Boeing has received a tentative green light from Europe's top aviation regulator for its troubled 737 MAX aircraft to take flight again.
Europe’s top aviation regulator told Bloomberg on Friday that he’s satisfied that changes to Boeing's 737 MAX have made the plane safe enough to return at least to Europe's skies before the end of 2020.
Patrick Ky, head of the European Union Aviation Safety Agency, told Bloomberg that the EASA is performing final document reviews ahead of a draft airworthiness directive it expects to issue next month.
The agency last month conducted test flights with a new software-based solution that includes a so-called synthetic sensor that helps pilots take over the plane when one or both of the aircraft’s mechanical angle-of-attack sensors on the MAX fails.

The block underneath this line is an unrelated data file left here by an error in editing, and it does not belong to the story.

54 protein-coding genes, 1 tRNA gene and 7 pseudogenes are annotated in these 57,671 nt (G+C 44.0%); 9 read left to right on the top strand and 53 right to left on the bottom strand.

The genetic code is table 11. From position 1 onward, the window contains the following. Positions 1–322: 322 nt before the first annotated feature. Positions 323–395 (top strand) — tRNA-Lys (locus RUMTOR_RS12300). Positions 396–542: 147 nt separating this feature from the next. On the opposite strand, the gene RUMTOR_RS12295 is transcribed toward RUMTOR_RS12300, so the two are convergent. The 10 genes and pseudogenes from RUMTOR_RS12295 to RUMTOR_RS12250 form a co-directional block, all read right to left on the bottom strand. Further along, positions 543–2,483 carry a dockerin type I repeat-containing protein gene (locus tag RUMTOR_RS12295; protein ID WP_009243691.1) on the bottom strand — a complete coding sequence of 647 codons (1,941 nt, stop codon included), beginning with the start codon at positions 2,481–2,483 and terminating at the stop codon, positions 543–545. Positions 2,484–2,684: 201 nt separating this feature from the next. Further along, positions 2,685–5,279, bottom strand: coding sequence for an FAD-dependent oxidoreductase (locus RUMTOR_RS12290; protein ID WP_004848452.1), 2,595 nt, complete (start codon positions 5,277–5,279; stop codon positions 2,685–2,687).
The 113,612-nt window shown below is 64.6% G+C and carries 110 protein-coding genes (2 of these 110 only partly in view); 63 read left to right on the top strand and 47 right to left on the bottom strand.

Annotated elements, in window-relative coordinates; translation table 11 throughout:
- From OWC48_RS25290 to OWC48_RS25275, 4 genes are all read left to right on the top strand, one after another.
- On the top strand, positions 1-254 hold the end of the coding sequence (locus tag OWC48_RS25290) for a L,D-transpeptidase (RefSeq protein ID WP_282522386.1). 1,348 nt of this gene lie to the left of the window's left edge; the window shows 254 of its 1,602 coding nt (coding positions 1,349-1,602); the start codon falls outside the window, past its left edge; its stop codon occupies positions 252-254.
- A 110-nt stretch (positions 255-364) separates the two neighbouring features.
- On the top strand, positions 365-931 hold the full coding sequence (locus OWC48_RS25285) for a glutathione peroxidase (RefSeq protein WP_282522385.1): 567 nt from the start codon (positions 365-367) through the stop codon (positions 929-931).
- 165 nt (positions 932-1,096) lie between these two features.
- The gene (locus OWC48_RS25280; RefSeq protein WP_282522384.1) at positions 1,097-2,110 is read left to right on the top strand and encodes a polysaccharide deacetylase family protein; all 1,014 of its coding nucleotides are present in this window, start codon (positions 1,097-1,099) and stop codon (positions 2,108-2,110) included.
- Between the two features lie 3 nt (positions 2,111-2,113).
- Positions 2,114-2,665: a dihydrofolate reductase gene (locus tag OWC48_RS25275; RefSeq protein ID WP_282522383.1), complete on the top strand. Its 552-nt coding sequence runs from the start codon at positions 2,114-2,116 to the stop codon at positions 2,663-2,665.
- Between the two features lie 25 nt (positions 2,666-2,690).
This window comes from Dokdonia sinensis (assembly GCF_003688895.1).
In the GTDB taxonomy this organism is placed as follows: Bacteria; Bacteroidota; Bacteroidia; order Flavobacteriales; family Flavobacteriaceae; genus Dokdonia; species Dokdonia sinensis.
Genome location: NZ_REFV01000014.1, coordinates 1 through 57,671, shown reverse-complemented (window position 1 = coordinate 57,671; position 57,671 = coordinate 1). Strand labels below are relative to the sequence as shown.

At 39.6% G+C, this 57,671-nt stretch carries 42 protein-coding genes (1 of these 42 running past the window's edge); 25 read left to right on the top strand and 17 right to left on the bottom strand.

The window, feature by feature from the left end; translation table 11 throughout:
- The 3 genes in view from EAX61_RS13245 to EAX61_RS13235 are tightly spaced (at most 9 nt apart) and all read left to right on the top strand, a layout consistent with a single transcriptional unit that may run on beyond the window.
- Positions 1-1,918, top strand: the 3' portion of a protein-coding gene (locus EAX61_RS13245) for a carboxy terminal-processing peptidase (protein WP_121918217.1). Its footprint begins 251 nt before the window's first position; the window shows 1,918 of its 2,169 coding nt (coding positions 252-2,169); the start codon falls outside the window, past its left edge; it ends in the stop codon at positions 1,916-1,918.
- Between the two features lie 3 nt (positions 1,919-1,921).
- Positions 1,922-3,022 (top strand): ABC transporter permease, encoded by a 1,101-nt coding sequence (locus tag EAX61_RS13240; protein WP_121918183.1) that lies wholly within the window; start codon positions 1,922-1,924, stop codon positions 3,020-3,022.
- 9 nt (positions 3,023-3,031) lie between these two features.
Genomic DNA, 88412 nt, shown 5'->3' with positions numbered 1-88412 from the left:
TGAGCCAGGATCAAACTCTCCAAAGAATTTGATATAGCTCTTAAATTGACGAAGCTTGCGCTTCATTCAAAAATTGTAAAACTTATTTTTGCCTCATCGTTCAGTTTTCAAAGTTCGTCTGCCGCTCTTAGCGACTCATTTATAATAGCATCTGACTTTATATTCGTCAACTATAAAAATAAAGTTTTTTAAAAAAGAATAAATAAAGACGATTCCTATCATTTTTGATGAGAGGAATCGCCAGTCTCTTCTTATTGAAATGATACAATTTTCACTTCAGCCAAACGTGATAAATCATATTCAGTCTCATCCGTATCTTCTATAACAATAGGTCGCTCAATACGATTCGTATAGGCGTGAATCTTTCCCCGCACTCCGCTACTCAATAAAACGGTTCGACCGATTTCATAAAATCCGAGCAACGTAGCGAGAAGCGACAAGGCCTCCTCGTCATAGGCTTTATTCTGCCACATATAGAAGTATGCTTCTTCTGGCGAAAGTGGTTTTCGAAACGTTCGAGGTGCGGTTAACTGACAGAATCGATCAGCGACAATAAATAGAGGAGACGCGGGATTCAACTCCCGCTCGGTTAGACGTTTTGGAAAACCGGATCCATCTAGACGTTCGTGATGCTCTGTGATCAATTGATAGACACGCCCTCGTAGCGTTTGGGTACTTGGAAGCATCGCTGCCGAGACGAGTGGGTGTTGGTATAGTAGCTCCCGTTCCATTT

Problems with the so-called MCAS sensors, which monitor whether a plane is pointed up or down relative to the oncoming air, are believed to be what caused two separate crashes that took 346 lives and prompted all 737 MAX planes to be grounded in March 2019.
The green light for the MAX in Europe follows a damning 245-page report released last month by the House Transportation and Infrastructure Committee that cited a “horrific culmination” of missteps by Boeing engineers, a lack of transparency on the part of Boeing management and “grossly insufficient” oversight by the Federal Aviation Administration are what led to the two fatal crashes of the 737 MAX.
While the FAA is further along than the EASA in its own review, it has not yet stated when it might give its own approval. FAA chief Steve Dickson flew the 737 MAX himself late last month and said he was “very comfortable” with the flight.